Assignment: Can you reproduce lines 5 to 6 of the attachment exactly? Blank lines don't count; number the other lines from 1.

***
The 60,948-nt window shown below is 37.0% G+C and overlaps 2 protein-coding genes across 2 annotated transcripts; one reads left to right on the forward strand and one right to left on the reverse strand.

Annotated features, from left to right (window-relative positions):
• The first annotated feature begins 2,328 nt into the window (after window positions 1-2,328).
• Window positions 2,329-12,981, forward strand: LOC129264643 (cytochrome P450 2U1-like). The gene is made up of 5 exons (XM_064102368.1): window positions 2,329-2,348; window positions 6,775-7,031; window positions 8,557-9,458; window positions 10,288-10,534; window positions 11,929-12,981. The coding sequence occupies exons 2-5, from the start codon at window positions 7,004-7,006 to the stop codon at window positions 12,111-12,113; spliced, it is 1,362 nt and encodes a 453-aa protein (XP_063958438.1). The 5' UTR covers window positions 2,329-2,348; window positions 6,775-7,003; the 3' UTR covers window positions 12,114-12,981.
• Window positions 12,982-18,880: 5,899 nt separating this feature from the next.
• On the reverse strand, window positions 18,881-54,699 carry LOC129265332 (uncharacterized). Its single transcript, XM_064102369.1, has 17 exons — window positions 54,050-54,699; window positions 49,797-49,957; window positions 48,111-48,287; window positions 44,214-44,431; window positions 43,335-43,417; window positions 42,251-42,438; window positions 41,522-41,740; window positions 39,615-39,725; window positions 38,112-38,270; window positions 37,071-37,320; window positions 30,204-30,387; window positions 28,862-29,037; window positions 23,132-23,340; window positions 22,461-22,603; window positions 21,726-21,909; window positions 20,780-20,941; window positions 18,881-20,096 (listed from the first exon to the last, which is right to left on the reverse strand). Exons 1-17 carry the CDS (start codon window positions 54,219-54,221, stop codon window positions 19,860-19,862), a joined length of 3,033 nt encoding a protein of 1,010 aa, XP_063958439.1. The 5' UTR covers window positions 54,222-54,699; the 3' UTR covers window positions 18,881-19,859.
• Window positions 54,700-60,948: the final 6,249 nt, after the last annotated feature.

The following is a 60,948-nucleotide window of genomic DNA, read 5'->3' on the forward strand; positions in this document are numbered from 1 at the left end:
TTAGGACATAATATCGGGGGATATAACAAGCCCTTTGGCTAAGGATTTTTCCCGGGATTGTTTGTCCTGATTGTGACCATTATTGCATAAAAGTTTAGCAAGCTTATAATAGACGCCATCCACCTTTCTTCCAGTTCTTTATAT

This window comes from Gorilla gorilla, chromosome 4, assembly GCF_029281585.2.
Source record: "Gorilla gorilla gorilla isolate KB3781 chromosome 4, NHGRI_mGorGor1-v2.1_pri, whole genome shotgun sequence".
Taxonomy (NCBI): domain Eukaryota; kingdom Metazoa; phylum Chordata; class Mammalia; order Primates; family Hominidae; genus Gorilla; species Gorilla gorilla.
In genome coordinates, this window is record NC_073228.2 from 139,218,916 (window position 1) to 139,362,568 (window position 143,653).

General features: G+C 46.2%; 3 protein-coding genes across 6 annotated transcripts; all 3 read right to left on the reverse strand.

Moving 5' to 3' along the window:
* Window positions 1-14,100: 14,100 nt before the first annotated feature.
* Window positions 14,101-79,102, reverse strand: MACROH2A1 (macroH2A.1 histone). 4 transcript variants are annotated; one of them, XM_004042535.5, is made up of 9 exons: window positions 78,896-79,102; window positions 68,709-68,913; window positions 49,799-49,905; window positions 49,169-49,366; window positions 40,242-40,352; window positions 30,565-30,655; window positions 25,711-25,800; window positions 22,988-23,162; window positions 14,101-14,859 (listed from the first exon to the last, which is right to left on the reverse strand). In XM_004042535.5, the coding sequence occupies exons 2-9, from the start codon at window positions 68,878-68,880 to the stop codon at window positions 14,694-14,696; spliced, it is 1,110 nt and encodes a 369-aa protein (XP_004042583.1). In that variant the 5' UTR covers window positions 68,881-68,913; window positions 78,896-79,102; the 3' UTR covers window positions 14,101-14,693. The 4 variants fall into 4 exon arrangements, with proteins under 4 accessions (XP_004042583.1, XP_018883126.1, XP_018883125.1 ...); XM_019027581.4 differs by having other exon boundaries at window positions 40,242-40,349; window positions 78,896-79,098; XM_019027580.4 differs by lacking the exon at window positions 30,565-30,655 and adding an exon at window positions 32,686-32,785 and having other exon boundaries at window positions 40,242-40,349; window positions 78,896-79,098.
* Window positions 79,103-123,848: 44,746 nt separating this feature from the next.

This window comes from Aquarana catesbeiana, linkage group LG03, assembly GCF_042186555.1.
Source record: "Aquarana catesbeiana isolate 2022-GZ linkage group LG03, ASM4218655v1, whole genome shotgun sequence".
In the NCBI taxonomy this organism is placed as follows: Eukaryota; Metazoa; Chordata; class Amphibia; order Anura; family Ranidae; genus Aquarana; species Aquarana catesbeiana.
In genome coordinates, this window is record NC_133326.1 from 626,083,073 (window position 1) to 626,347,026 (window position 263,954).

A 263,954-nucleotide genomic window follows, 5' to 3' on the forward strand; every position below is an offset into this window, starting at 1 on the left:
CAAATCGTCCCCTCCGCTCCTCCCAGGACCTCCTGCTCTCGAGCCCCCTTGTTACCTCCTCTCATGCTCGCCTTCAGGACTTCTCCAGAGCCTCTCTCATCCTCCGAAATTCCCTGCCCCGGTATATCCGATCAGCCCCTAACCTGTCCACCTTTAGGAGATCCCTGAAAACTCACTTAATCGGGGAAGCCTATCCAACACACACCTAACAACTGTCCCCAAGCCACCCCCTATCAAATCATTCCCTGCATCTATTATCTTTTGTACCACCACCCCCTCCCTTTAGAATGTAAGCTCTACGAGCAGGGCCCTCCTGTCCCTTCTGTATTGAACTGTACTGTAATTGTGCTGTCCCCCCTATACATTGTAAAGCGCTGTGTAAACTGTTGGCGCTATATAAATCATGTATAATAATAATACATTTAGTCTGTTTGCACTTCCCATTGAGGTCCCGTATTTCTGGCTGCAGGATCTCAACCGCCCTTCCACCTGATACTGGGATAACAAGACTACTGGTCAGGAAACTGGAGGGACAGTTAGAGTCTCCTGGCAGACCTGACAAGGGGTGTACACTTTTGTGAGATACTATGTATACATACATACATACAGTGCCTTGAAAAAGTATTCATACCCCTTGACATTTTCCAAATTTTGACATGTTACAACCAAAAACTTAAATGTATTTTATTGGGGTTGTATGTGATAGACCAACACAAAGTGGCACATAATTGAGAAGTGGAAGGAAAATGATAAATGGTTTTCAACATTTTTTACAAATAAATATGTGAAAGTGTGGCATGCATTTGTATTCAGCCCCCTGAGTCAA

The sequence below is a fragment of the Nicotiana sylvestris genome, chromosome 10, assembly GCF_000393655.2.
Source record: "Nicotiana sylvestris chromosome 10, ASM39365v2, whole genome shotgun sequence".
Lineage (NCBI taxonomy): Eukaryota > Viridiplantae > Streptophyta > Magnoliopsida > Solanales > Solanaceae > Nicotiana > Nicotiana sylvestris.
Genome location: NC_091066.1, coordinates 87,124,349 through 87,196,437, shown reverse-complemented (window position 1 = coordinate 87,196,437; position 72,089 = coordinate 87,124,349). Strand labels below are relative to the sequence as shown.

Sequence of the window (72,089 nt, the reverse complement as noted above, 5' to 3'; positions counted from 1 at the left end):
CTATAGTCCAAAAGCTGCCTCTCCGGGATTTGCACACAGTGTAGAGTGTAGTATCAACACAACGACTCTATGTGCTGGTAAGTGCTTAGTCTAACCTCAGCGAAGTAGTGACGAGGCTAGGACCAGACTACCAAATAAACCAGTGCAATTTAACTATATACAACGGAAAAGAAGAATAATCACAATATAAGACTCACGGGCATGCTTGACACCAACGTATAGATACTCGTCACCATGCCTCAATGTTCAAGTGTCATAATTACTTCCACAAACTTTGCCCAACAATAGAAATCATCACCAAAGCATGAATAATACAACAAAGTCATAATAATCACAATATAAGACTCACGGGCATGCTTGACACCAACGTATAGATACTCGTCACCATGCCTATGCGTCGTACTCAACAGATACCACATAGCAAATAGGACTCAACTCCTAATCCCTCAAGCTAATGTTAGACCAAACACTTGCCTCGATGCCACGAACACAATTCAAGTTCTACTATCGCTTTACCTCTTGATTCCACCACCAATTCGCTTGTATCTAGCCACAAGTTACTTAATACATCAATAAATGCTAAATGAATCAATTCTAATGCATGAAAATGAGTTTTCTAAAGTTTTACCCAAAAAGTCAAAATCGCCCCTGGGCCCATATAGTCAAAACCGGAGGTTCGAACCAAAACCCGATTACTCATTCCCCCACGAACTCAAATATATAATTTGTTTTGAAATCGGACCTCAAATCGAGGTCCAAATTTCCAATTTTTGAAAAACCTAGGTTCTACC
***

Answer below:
• Window positions 12,982-18,880: 5,899 nt separating this feature from the next.
• On the reverse strand, window positions 18,881-54,699 carry LOC129265332 (uncharacterized). Its single transcript, XM_064102369.1, has 17 exons — window positions 54,050-54,699; window positions 49,797-49,957; window positions 48,111-48,287; window positions 44,214-44,431; window positions 43,335-43,417; window positions 42,251-42,438; window positions 41,522-41,740; window positions 39,615-39,725; window positions 38,112-38,270; window positions 37,071-37,320; window positions 30,204-30,387; window positions 28,862-29,037; window positions 23,132-23,340; window positions 22,461-22,603; window positions 21,726-21,909; window positions 20,780-20,941; window positions 18,881-20,096 (listed from the first exon to the last, which is right to left on the reverse strand). Exons 1-17 carry the CDS (start codon window positions 54,219-54,221, stop codon window positions 19,860-19,862), a joined length of 3,033 nt encoding a protein of 1,010 aa, XP_063958439.1. The 5' UTR covers window positions 54,222-54,699; the 3' UTR covers window positions 18,881-19,859.